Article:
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Corrosion Behaviour of Nickel Aluminium Bronze Alloy Due to the Influence of Chromium

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Corrosion Behaviour of Nickel Aluminium Bronze Alloy Due to the Influence of Chromium

P. Parameswaran1* and Dr. P. S. Sivasakthivel

*Corresponding Author, 1M.Tech. Student.

School of Mechanical Engineering,

Shanmugha Arts, Science, Technology and Research Academy (SASTRA University), Thanjavur, Tamil Nadu – 613 401, India.

AbstractThe issue of corrosion is a major problem on equipments failure and damage in industrial that would affect the safety and efficiency of the equipments. Especially, materials used in marine environments have to withstand corrosion and need more hardness to withstand corrosion. Nickelaluminium bronze (NAB) alloys show good corrosion resistance under marine conditions. Therefore material requirements to withstand such a high corrosive environment are most important. Along with these, cost effectiveness also considered in the usage of material. Many papers gives the corrosion resistance of behavior of NAB alloys in sea water or 3.5M NaCl solution in detail manner. But the alternate material to NAB is not studied as copper is the material shows very high corrosion resistance in sea water. In order to enhance the properties of NAB alloy, chromium is added additionally and excluding iron, manganese and bronze of the NAB alloy. This paper will be focusing on the influence of chromium addition to the aluminium nickel alloy in the corrosion resistance properties and hardness. Chromium is added in 4%, 8% and 12% through powder metallurgy route. The specimen prepared for the corrosion testing by sintering and hot extrusion. The chromium addition can be seen in the microstructure of the extruded specimens. The electro-chemical corrosion test was carried out in potentiostat in order to find out the corrosion properties of the alloys. 3.5M NaCl is used as the electrolyte during the electro-chemical corrosion test. The corrosion properties were increased than the available alloy composition as per ASTM B505M 14. Further, the micro- vickers is done which shows that the micro-hardness also has got increased due to the addition of chromium.

KeywordsNAB ALLOYS, HOT-EXTRUSION, ELECTRO-CHEMICAL CORROSION, ASTM B505M-14.

  1. INTRODUCTION

    The aluminum bronzes comprise a wide range of compositions, and alloys can bechosen with a correspondingly wide range of properties to suit many types of duty. Infact, the mix of properties available is so varied that alloy selection needs to be carefullyconsidered, and expert advice is always useful.Nickel-aluminum bronze known as NAB is a series of copper-based alloy with additions of 9% – 12% Al and 6% Ni and Fe. High corrosion resistance of this alloy has made it one of the most practical alloys in marine applications e.g. ship propellers [1,2]. Recently, a vast range of investigation have been carried out to study the corrosion behavior of the cast nickel-aluminum alloy [3,4] and it has been found that optimum corrosion resistant of the alloy in seawater can be obtained by controlling the mictro-structure [5].Meighet al. [6] declared crevice corrosion occurs in the nickel-aluminum bronze when it is not cathodically protected. It has been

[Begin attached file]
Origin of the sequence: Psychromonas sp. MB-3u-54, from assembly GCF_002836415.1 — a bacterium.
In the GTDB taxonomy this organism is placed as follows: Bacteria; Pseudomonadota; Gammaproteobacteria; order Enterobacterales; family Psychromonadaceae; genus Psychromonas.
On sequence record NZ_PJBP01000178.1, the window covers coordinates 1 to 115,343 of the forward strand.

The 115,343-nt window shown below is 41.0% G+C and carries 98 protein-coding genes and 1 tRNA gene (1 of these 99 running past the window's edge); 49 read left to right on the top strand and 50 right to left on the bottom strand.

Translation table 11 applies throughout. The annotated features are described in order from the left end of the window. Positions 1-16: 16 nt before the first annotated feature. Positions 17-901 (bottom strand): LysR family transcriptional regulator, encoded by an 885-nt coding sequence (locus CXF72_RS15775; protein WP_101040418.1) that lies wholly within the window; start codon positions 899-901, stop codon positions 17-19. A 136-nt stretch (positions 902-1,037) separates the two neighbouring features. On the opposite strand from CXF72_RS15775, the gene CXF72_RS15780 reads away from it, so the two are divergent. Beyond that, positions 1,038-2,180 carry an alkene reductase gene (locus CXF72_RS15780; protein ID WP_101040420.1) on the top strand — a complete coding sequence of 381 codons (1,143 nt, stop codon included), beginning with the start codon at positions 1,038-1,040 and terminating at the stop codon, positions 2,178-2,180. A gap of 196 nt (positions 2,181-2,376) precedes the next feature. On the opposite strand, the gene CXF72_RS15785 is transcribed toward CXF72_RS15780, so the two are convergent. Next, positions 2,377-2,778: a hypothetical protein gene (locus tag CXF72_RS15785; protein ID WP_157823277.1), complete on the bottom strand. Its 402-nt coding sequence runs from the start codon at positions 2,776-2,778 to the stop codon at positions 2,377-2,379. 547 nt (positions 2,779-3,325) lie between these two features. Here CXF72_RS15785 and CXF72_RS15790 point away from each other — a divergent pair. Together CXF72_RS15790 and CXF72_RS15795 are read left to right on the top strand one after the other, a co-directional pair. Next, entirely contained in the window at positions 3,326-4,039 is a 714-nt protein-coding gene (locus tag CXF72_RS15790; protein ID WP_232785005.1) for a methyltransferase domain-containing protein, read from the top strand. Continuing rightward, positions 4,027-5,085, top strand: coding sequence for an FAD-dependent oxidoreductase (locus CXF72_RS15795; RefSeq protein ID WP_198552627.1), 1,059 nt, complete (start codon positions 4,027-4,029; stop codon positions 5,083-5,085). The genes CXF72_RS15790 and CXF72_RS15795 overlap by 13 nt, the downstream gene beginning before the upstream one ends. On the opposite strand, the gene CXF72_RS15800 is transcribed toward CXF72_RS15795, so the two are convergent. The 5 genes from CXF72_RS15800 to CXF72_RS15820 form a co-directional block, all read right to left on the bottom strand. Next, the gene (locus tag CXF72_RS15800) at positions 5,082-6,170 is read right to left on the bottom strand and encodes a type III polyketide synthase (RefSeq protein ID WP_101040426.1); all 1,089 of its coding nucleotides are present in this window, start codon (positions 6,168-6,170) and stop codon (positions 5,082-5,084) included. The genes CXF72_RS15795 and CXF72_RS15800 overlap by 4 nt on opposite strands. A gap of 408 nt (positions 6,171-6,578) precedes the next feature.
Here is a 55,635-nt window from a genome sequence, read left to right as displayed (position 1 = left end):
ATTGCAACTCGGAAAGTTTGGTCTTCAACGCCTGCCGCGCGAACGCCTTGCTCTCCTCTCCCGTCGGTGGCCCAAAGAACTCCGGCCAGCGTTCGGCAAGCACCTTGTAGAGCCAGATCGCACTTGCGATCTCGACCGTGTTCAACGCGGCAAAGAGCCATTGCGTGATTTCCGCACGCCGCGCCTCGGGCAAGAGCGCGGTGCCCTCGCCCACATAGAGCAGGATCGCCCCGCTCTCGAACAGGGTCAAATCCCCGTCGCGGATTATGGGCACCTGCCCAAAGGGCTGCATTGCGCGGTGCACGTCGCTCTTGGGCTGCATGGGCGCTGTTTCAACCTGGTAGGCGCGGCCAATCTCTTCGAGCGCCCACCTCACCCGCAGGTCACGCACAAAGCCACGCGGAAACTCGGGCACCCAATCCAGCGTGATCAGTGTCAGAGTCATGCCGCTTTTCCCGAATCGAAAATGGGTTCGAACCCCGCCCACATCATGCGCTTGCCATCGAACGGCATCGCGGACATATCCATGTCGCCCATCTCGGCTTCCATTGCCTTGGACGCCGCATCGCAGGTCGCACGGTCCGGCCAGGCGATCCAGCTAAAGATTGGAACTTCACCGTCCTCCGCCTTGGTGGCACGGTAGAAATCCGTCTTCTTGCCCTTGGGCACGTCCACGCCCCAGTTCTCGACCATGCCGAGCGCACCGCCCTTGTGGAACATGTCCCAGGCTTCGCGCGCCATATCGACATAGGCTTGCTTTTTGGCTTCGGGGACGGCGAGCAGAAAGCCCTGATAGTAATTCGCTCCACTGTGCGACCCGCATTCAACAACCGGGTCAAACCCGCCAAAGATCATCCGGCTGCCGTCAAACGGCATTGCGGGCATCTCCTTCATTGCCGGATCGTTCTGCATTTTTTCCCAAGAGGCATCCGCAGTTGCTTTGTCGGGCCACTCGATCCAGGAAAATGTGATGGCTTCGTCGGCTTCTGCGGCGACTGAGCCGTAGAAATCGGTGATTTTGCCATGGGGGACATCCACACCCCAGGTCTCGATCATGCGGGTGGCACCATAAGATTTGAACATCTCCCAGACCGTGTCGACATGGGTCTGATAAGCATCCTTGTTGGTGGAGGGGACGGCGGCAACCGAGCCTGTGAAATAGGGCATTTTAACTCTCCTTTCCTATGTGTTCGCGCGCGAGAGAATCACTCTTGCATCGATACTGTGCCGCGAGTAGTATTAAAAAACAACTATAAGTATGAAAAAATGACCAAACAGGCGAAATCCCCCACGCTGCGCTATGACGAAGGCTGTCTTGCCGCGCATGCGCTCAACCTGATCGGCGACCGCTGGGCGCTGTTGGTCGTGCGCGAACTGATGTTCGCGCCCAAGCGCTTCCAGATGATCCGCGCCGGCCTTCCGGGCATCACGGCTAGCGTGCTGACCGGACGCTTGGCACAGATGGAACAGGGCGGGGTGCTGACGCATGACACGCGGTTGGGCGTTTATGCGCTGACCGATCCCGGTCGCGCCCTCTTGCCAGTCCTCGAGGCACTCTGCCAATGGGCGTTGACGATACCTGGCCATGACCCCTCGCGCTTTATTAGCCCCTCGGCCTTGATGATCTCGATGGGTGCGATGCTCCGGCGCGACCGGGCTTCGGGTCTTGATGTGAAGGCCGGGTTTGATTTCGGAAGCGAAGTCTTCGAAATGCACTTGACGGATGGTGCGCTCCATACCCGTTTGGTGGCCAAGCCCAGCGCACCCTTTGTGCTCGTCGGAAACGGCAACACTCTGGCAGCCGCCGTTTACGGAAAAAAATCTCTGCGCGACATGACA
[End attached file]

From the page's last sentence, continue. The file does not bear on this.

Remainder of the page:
reported that the rate of crevice corrosion of the alloy in seawater is about 0.7 – 1.0 mm y-1 [7,8]. The optimum mix of tested mechanical proper- ties with ultimate tensile strength in the range of 325 MPa, elongation of around 60% and Rockwell hardness values of 46.5 – 63.7 HRc, making this alloy suitable as alternatives to steel in low/medium strength structural applications [9].Structural applications are mostly based on ferrous materials, steels in particular. Findings have shown that aluminium bronzes are fast replacing contemporary steel materials for some specific applica- tions especially in components for marine/sub-sea applications. The consumption of aluminium bronzes have increased sharply in the USA. And other countries due to their property of being non-rusting in marine environment as well as also their resistance to corrosion in highly aggressive environments. Aluminium bronze alloy construction for basic oxygen and electric arc furnace hoods, roofs and side vents was identified as a viable alternative for carbon steel construction for these equipments. The use of aluminium alloy was found to be as much as five times the life of comparable carbon steel. In propeller material stainless steel have been also used and it also has high corrosion resistance due to the presence of chromium. Thus, the chromium is added to the NAB alloy to improve its mechanical and corrosion resistance properties.

  2. EXPERIMENTAL DETAILS

    The metal powders are mixed in the ratio of 4%, 8% and 12% chromium keeping the other metal proportions constant which are 9.5% aluminium, 4% nickel. Copper is the base metal and its proportion are changed in accordance with chromium addition. The powders have the size of 44 microns and 325 mesh and have 99.98% pure. The three different compositions are ball-milled, compacted in UTM with 1:1 L/D ratio. The three specimens are then treated in muffle furnace at 850°C and the ageing time was 90 minutes. Further, the specimens are cooled in the furnace itself in order to get high strength. The hot extrusion was done by the hydraulic press with the use and punch and die of 10mm diameter. The extruded specimens are made to have 10mm diameter and 5mm thickness. The specimens were polished using the grade sheets of different scale from coarse to fine and etched with ferric chloride solution. The micro- vickers hardness(1Kg) and Rockwell hardness (1Kgf) are taken in separate specimens.A daheng software driven optical microscope was used to analyze the microstructures of the developed alloy. Prior to this, the specimen for the microscopy were mounted, grinded using a series of emery paper of grits

    sizes ranging from 60 m – 2400 m, it was further polished using an ultrafine polishing cloth, its effectiveness was enhanced using polycrystalline diamond suspension of particle size 3 m with ethanol solvent. The specimen was chemically etched by swabbing using acidified ferric chloride composing of 8 g of Ferric (II) Chloride, 50mil of HCl and 100 mil of water for 60seconds before micro- structural examination was performed using optical microscope.

  3. RESULTS AND DISCUSSION